What makes the bodegas special is the diversity of voices: hip-hop, dance, alternative R&B and rock. Audiences are pretty well mixed, too. "I'm the only one out of the group who's not African American, but Mike and Sam bring out a lot of white people," says Hamid. "Lexx is very diverse, and I bring out a lot of people you wouldn't expect out of the street that have never been to something like that. Native Charlotte people." There's not much dancing at a bodega event — not enough elbow room. But you're likely to find people having a good time and supporting local music.
Hamid has a theory for why the bodegas feel so fresh. Party promoters "overlook our demographic completely, so a lot of what they do is 10 years behind," he says. "Charlotte is a big question mark. We're like an open room. The crazy thing is, if you have a Charlotte sound or look, you don't get love in Charlotte, because it's so different. It's so new, people don't know how to react to it."
The group's ultimate vision is to do for Charlotte what South by Southwest did for Austin: put it on the map as its own growing, independent culture. Charlotte's not your typical Southern town, Smith says. "The identity is kind of a melting pot. There are people from New York, up north, out west, so everyone is adding their own spin. The bodegas are a way for all these people to mingle together."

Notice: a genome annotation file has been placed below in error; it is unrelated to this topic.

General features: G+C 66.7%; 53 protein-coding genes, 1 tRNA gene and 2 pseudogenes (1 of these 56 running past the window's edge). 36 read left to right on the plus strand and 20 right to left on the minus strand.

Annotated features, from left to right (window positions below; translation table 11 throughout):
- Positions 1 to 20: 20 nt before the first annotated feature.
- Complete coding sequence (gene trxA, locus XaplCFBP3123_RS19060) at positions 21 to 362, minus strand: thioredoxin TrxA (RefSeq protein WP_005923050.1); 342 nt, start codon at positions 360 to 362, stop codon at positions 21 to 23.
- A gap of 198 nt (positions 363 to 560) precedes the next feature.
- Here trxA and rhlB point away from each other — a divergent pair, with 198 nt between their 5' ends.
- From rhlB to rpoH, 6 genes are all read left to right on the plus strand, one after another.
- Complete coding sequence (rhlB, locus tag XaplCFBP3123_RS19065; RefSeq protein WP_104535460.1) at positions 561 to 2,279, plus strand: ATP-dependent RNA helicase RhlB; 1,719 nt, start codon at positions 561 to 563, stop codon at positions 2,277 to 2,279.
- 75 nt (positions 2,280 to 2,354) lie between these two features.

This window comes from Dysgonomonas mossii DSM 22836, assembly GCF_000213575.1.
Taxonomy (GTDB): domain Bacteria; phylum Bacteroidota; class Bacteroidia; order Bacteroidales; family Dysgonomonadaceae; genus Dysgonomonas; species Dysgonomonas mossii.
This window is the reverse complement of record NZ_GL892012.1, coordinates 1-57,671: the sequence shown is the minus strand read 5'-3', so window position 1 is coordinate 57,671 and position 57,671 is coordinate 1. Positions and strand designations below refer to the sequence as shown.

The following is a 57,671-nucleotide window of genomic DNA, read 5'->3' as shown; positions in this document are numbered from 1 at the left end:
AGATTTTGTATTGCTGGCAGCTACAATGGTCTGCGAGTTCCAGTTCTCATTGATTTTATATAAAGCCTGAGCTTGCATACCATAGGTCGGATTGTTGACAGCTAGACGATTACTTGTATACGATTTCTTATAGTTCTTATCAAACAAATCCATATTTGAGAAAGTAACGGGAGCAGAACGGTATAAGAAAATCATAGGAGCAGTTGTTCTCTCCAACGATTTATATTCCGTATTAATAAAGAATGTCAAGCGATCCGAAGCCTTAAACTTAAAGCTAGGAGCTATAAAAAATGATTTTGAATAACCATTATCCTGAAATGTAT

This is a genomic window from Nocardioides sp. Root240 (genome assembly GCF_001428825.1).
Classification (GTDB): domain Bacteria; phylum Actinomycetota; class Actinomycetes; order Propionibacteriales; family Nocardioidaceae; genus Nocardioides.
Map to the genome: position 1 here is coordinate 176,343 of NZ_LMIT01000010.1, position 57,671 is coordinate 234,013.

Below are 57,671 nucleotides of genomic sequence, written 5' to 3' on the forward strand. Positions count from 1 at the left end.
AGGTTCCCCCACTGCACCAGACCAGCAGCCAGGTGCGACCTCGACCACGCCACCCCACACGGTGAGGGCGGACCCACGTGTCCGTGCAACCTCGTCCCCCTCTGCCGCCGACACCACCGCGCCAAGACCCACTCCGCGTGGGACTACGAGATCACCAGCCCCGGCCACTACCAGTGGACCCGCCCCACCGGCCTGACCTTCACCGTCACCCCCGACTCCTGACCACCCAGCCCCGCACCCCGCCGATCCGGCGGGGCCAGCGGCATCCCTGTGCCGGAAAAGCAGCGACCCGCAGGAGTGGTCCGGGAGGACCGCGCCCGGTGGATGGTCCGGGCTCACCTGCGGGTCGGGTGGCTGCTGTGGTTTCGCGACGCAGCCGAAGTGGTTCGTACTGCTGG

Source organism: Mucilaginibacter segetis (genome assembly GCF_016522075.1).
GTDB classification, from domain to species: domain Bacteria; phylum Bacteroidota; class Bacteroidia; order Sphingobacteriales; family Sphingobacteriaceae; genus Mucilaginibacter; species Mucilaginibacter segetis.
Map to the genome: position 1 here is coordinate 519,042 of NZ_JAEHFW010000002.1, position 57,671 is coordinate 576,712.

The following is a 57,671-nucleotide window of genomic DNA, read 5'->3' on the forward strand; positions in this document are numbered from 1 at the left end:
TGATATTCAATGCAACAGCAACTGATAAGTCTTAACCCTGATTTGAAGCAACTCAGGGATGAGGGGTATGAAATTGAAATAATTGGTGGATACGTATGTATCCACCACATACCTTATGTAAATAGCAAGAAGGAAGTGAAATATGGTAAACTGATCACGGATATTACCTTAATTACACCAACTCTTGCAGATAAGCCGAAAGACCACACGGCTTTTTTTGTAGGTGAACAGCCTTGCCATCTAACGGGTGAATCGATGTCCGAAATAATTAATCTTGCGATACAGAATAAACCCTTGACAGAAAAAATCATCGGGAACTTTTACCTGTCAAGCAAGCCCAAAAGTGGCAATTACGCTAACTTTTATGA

Though the bodegas have been straightforward music showcases, Block Party attendees can expect a bit more of a free-flowing good time. "The Block Party is just a chance for us to open up, loosen up, have fun. Our fans are used to the bodega vibe, so it's just a chance for them to let loose," Smith says.
Ted Boyd, director of South End Soul, says the festival is "a way to represent and engage the South End so people get a little taste of what the neighborhood is about."
For years, the festival's arts focus drew an older crowd, so they're working with AMCS to showcase the neighborhood's vibe to a broader audience, and incorporating b-boy dance competitions and other youth-flavored attractions to add fresh appeal. But there will still be an art component, given its proximity to the Charlotte Art League, on Camden.
"I never had a situation where I was excited to work as hard as I do, as we do on the Bodega. It's very grueling, it drains the life out of you," Massey says. "But the next day you say, 'Yeah, we made this happen.' Seeing people hashtag the Bodega and hundreds of pictures on Instagram, the joy people take in a local show, the support that's there, that really keeps me going."